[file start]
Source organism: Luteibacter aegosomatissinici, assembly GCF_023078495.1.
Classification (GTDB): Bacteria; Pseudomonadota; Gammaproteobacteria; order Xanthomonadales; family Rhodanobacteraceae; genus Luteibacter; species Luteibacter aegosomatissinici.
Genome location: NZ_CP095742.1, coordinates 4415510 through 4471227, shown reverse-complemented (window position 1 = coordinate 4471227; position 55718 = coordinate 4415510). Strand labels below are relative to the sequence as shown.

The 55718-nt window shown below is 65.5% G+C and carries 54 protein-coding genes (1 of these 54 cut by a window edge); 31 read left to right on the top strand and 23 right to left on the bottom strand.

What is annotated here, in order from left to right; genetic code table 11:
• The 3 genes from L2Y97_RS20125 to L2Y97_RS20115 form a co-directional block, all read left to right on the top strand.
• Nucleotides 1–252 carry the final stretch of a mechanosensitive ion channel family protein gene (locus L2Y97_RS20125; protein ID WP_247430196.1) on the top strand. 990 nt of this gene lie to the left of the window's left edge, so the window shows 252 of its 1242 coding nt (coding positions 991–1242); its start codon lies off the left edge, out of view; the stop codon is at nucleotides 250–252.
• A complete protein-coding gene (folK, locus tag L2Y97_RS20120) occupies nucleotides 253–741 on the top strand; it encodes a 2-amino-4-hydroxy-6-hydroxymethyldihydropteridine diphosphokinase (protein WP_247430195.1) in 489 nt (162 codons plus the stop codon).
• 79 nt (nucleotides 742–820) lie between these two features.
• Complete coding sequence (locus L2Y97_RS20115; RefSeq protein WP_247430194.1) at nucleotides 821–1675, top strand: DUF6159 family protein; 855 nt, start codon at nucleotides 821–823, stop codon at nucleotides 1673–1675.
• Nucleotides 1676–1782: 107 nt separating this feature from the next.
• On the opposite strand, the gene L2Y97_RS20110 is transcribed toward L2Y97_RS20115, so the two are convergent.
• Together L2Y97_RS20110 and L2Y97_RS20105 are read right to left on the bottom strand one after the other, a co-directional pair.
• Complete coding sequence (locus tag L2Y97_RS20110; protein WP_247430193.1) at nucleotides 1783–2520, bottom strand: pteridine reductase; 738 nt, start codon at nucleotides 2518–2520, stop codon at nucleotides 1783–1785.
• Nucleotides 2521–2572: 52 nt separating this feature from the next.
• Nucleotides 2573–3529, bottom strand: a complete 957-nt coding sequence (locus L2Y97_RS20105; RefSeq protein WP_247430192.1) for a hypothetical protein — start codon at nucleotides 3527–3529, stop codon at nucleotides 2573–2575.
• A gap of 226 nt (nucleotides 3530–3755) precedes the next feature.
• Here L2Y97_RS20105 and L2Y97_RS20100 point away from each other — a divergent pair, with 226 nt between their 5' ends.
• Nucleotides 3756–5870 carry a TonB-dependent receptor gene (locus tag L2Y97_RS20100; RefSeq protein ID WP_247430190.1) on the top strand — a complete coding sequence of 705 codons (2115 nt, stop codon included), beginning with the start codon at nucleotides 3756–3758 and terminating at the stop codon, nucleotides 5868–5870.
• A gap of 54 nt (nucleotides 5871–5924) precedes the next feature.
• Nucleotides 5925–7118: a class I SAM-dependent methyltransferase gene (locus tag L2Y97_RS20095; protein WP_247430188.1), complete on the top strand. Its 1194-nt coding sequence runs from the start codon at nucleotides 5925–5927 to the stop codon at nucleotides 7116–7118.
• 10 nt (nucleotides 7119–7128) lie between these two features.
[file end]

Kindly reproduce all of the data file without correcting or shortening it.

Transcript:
Source organism: Luteibacter aegosomatissinici, assembly GCF_023078495.1.
Classification (GTDB): Bacteria; Pseudomonadota; Gammaproteobacteria; order Xanthomonadales; family Rhodanobacteraceae; genus Luteibacter; species Luteibacter aegosomatissinici.
Genome location: NZ_CP095742.1, coordinates 4415510 through 4471227, shown reverse-complemented (window position 1 = coordinate 4471227; position 55718 = coordinate 4415510). Strand labels below are relative to the sequence as shown.

The 55718-nt window shown below is 65.5% G+C and carries 54 protein-coding genes (1 of these 54 cut by a window edge); 31 read left to right on the top strand and 23 right to left on the bottom strand.

What is annotated here, in order from left to right; genetic code table 11:
• The 3 genes from L2Y97_RS20125 to L2Y97_RS20115 form a co-directional block, all read left to right on the top strand.
• Nucleotides 1–252 carry the final stretch of a mechanosensitive ion channel family protein gene (locus L2Y97_RS20125; protein ID WP_247430196.1) on the top strand. 990 nt of this gene lie to the left of the window's left edge, so the window shows 252 of its 1242 coding nt (coding positions 991–1242); its start codon lies off the left edge, out of view; the stop codon is at nucleotides 250–252.
• A complete protein-coding gene (folK, locus tag L2Y97_RS20120) occupies nucleotides 253–741 on the top strand; it encodes a 2-amino-4-hydroxy-6-hydroxymethyldihydropteridine diphosphokinase (protein WP_247430195.1) in 489 nt (162 codons plus the stop codon).
• 79 nt (nucleotides 742–820) lie between these two features.
• Complete coding sequence (locus L2Y97_RS20115; RefSeq protein WP_247430194.1) at nucleotides 821–1675, top strand: DUF6159 family protein; 855 nt, start codon at nucleotides 821–823, stop codon at nucleotides 1673–1675.
• Nucleotides 1676–1782: 107 nt separating this feature from the next.
• On the opposite strand, the gene L2Y97_RS20110 is transcribed toward L2Y97_RS20115, so the two are convergent.
• Together L2Y97_RS20110 and L2Y97_RS20105 are read right to left on the bottom strand one after the other, a co-directional pair.
• Complete coding sequence (locus tag L2Y97_RS20110; protein WP_247430193.1) at nucleotides 1783–2520, bottom strand: pteridine reductase; 738 nt, start codon at nucleotides 2518–2520, stop codon at nucleotides 1783–1785.
• Nucleotides 2521–2572: 52 nt separating this feature from the next.
• Nucleotides 2573–3529, bottom strand: a complete 957-nt coding sequence (locus L2Y97_RS20105; RefSeq protein WP_247430192.1) for a hypothetical protein — start codon at nucleotides 3527–3529, stop codon at nucleotides 2573–2575.
• A gap of 226 nt (nucleotides 3530–3755) precedes the next feature.
• Here L2Y97_RS20105 and L2Y97_RS20100 point away from each other — a divergent pair, with 226 nt between their 5' ends.
• Nucleotides 3756–5870 carry a TonB-dependent receptor gene (locus tag L2Y97_RS20100; RefSeq protein ID WP_247430190.1) on the top strand — a complete coding sequence of 705 codons (2115 nt, stop codon included), beginning with the start codon at nucleotides 3756–3758 and terminating at the stop codon, nucleotides 5868–5870.
• A gap of 54 nt (nucleotides 5871–5924) precedes the next feature.
• Nucleotides 5925–7118: a class I SAM-dependent methyltransferase gene (locus tag L2Y97_RS20095; protein WP_247430188.1), complete on the top strand. Its 1194-nt coding sequence runs from the start codon at nucleotides 5925–5927 to the stop codon at nucleotides 7116–7118.
• 10 nt (nucleotides 7119–7128) lie between these two features.